Last week a friend of mine took a mental health day. She put her child in daycare and got her hair done. Bloody brilliant. She is my new parenting hero. I want to see more mums doing similar things, because as much as we are constantly told to take ‘me time’ and to put ourselves first, there is still judgement when women do this.
How many mums do you know who complain that they don’t have the time or support to have any ‘me time’? And how many do you know that are going off to do their thang without a twinge of guilt?
Why, when we are told over and over again to look after ourselves, do we find it so hard to put ourselves first? Why is it more accepted to suffocate under the expectations of motherhood than it is to kick up our heels and embrace time on our own?
1. Mother guilt
Mother guilt comes in many shapes and forms. It could hit you the first time you leave your baby with your mum while you do the shopping, when you use the squeezy pouch instead of homegrown and made pureed pumpkin, or it could strike when you return to work.
The underlying feeder to mother guilt is the belief that your baby or child cannot survive without you. Which, in the very early weeks and months, is true. They need you to protect and feed them. But they don’t need you all the time.
This was not apparent to me when my children were babies. Taking time out to do something just for me – like yoga, seeing friends or even going for a walk – seemed incredibly selfish. How would my baby survive?
2. Motherhood changes your lifestyle
There’s no avoiding the way your life will change after having a baby.
Your initiation to motherhood can be 22 hours a day in a chair, breast or bottle feeding your hungry child. A change of scenery may involve getting to the post box to check the mail. Simple acts like ducking out for a coffee or to see a friend are hampered by a child that needs four bags packed before you leave the house (and are likely to deliver a poonami the minute you’re ready to go).
When the smallest daily tasks take up all your energy (I used to feel victorious when I got a washing load done), carving out time for something that doesn’t contribute to keeping your household running seems a waste of time.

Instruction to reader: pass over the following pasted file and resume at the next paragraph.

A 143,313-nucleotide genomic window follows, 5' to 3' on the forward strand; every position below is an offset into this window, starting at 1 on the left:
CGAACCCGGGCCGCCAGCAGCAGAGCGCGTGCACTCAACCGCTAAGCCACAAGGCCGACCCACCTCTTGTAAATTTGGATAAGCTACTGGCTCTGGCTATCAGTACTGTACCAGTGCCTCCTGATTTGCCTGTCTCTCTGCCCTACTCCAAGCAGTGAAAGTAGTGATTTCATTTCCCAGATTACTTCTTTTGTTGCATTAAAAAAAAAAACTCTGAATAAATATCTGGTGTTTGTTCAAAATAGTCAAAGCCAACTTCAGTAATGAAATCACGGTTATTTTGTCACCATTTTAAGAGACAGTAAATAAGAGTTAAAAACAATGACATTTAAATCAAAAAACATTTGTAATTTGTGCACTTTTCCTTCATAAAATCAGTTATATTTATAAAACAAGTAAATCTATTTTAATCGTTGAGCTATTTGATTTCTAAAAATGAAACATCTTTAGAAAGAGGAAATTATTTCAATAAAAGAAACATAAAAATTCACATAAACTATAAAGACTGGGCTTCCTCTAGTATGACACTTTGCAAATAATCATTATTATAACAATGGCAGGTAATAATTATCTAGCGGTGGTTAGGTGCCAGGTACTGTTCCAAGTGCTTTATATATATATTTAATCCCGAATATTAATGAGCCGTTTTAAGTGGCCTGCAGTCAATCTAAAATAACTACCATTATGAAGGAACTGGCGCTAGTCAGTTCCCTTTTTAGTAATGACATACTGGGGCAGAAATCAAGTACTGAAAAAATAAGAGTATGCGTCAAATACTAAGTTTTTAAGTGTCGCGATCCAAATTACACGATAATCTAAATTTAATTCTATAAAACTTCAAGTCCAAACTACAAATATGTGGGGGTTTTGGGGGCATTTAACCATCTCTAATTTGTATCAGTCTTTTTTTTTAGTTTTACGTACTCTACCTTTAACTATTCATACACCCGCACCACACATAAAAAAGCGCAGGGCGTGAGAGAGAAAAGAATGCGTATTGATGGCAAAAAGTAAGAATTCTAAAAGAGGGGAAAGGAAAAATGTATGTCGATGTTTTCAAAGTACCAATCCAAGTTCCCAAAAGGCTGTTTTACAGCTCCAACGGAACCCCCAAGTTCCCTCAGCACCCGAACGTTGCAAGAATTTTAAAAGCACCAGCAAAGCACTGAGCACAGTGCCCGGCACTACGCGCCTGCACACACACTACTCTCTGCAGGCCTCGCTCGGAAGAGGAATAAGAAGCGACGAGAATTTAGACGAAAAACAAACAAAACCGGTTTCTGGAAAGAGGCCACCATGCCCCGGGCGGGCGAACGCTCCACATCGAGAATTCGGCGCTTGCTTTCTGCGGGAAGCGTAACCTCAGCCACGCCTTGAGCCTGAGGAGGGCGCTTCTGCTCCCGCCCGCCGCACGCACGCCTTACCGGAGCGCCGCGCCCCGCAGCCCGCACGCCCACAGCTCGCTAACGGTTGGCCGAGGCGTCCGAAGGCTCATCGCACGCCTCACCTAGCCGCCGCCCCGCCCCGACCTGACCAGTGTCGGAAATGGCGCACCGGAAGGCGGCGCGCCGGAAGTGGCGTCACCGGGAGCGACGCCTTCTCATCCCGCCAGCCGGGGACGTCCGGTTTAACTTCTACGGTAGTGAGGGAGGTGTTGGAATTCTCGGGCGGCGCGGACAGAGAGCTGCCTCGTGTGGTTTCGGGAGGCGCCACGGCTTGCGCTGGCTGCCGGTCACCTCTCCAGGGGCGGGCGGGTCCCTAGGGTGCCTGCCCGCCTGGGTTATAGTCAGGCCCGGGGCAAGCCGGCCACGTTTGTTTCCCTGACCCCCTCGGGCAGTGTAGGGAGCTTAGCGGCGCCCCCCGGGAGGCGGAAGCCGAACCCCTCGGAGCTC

3. Gender stereotypes are still strong
I am constantly surprised at how gendered family life still is in 2019. I have many friends where the assumption is that the mother will do the heavy-lifting when it comes to the children. Even if they work, they are still the ones that do school drop off, lunches, clean the house and stay home if their children are sick.
Women still do the majority of the caring roles and domestic duties in Australian families.
Formerly equal partnerships slip into stereotypical roles and expectations that leave many women groaning under the weight of resentment. A father’s ‘me time’ is assumed. He will go to the gym, play golf, go away for the weekend – but she will pick up the slack and keep the home fires burning.
Women in this position take on the domestic work as part of their role as mother and wife and don’t stop to think that they have an equal right to their own time.
I’m not saying that mothers everywhere should burn their school-week organisers and leave their children crying at the door while they leap into every opportunity at ‘me time’. Becoming a mother means change, and we can’t do everything we used to. There are times when we need to be with our children, and times where we need to hold the fort for our partners.
But (if you’ll excuse the expression) we don’t need to throw the baby out with the bathwater. Just because you become a mother doesn’t mean you aren’t entitled to your own time – whether it’s as frivolous as a morning shopping or a swim in the ocean.
Putting yourself first takes negotiation and grit. It’s not a waste of time, and your child won’t perish without you.
Ultimately it involves a wholehearted acceptance of your own value, which is probably the best place to start.